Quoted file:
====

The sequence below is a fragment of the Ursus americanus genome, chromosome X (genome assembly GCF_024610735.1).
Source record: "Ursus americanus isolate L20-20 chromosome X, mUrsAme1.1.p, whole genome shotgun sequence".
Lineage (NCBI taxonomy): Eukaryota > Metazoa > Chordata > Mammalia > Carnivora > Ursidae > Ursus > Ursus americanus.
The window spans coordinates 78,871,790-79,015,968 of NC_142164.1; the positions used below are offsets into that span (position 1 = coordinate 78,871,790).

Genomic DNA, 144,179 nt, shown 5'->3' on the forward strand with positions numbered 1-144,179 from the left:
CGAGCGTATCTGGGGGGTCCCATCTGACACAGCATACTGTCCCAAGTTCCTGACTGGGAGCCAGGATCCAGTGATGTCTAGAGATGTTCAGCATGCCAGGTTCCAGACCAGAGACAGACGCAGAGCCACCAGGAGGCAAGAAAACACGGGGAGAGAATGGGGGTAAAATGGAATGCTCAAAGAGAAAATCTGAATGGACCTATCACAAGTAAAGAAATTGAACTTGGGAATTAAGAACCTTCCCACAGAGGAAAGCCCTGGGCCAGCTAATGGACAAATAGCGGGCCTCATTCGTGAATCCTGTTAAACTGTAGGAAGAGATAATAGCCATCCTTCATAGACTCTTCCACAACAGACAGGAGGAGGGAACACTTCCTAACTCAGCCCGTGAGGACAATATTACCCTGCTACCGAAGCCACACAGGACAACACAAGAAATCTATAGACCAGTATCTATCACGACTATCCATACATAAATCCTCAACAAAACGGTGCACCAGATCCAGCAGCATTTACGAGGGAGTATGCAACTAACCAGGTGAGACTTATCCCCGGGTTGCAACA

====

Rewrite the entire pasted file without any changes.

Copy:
The sequence below is a fragment of the Ursus americanus genome, chromosome X (genome assembly GCF_024610735.1).
Source record: "Ursus americanus isolate L20-20 chromosome X, mUrsAme1.1.p, whole genome shotgun sequence".
Lineage (NCBI taxonomy): Eukaryota > Metazoa > Chordata > Mammalia > Carnivora > Ursidae > Ursus > Ursus americanus.
The window spans coordinates 78,871,790-79,015,968 of NC_142164.1; the positions used below are offsets into that span (position 1 = coordinate 78,871,790).

Genomic DNA, 144,179 nt, shown 5'->3' on the forward strand with positions numbered 1-144,179 from the left:
CGAGCGTATCTGGGGGGTCCCATCTGACACAGCATACTGTCCCAAGTTCCTGACTGGGAGCCAGGATCCAGTGATGTCTAGAGATGTTCAGCATGCCAGGTTCCAGACCAGAGACAGACGCAGAGCCACCAGGAGGCAAGAAAACACGGGGAGAGAATGGGGGTAAAATGGAATGCTCAAAGAGAAAATCTGAATGGACCTATCACAAGTAAAGAAATTGAACTTGGGAATTAAGAACCTTCCCACAGAGGAAAGCCCTGGGCCAGCTAATGGACAAATAGCGGGCCTCATTCGTGAATCCTGTTAAACTGTAGGAAGAGATAATAGCCATCCTTCATAGACTCTTCCACAACAGACAGGAGGAGGGAACACTTCCTAACTCAGCCCGTGAGGACAATATTACCCTGCTACCGAAGCCACACAGGACAACACAAGAAATCTATAGACCAGTATCTATCACGACTATCCATACATAAATCCTCAACAAAACGGTGCACCAGATCCAGCAGCATTTACGAGGGAGTATGCAACTAACCAGGTGAGACTTATCCCCGGGTTGCAACA